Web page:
First, we developed a dedicated animal model: Human cancer cells were injected into the ears of mice to form small tumors that can easily be penetrated by protons of moderate energy. The tumors must be irradiated homogeneously with a prescribed radiation dose to delay tumor growth. We recorded the tumor growth for up to 120 days post irradiation. The mice were divided in different treatment and control groups.
Second, we optimized the laser plasma interaction to maximize the proton source stability: We found that the exact “temporal shape” of the laser pulse (its intensity distribution over time) is key to accelerate protons to consistently high energies and numbers. We improved and monitored the proton acceleration performance for two years before attempting the mouse irradiation.
Third, we set up a system to guide the beam and select the “right” protons for dose delivery: We used pulsed electromagnets specifically developed to match the pulsed proton source. On its way to the tumor, the proton bunch passes apertures and scatterers that fine-tune the bunch properties for homogeneous dose delivery.
Fourth, we designed proton detectors and dosimeters tailored to our setup: A suite of online and offline diagnostics allowed us to monitor every single proton bunch delivered to the tumors and precisely determine the applied dose.
Fifth, we prepared man and machine: Over months, our interdisciplinary team practiced the irradiation workflow. Rigorous daily quality assurance and laser maintenance were conducted.
In the end, we performed the dose-controlled tumor irradiation with our laser-driven proton source. In total, 61 mice were evaluated for radiation-induced tumor growth delay, including mice irradiated at a clinical proton accelerator (a cyclotron not a laser). We showed that our laser-accelerated protons slowed down tumor growth as much as the clinically-used protons. This proves that laser-driven proton sources can now contribute to complex biomedical research.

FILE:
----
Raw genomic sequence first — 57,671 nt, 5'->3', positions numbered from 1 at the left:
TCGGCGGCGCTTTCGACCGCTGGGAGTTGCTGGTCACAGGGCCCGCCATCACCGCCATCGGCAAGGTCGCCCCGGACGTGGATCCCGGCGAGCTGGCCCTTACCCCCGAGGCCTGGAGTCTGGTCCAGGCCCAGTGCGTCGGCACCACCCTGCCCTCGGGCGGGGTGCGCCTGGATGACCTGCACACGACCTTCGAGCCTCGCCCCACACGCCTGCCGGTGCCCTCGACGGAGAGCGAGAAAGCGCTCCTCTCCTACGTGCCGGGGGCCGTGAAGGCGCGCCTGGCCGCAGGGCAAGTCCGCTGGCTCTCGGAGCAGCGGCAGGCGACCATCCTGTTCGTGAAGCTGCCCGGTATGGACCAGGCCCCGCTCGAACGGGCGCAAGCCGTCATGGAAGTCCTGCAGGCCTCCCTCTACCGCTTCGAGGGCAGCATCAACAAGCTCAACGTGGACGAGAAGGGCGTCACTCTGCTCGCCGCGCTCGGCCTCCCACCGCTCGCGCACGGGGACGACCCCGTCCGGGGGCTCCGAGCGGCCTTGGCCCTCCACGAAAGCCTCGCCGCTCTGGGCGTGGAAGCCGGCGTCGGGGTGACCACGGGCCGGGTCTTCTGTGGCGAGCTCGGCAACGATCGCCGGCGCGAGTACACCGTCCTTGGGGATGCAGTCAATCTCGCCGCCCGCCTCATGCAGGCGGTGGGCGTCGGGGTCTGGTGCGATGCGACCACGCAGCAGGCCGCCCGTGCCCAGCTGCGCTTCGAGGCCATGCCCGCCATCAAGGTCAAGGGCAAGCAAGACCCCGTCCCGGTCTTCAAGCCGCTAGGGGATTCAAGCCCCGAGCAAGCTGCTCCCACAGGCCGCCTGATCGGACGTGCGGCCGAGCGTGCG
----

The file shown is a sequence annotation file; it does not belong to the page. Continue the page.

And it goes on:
In the future, we plan to explore radiobiological phenomena that are not yet fully understood, e.g., the so-called FLASH effect. During a FLASH irradiation, the radiation dose is applied very rapidly to a tumor. The tumor is damaged to the same extent as with “slow” dose application, but healthy tissue is spared. In clinical practice, FLASH could help radiotherapy patients in their fight against cancer, ensuring tumor control and low side effects simultaneously. The intense and temporally short proton bunches of laser accelerators allow for the most rapid dose application currently achievable, making them especially suited to identify underlying mechanisms and quantify the effectiveness of FLASH.
Kroll, F., Brack, F.-E., Bernert, C., Bock, S., Bodenstein, E., Brüchner, K., Cowan, T. E., Gaus, L., Gebhardt, R., Helbig, U., Karsch, L., Kluge, T., Kraft, S., Krause, M., Lessmann, E., Masood, U., Meister, S., Metzkes-Ng, J., Nossula, A., … Beyreuther, E. (2022). Tumour irradiation in mice with a laser-accelerated proton beam. Nature Physics, 18(3), 316–322. https://doi.org/10.1038/s41567-022-01520-3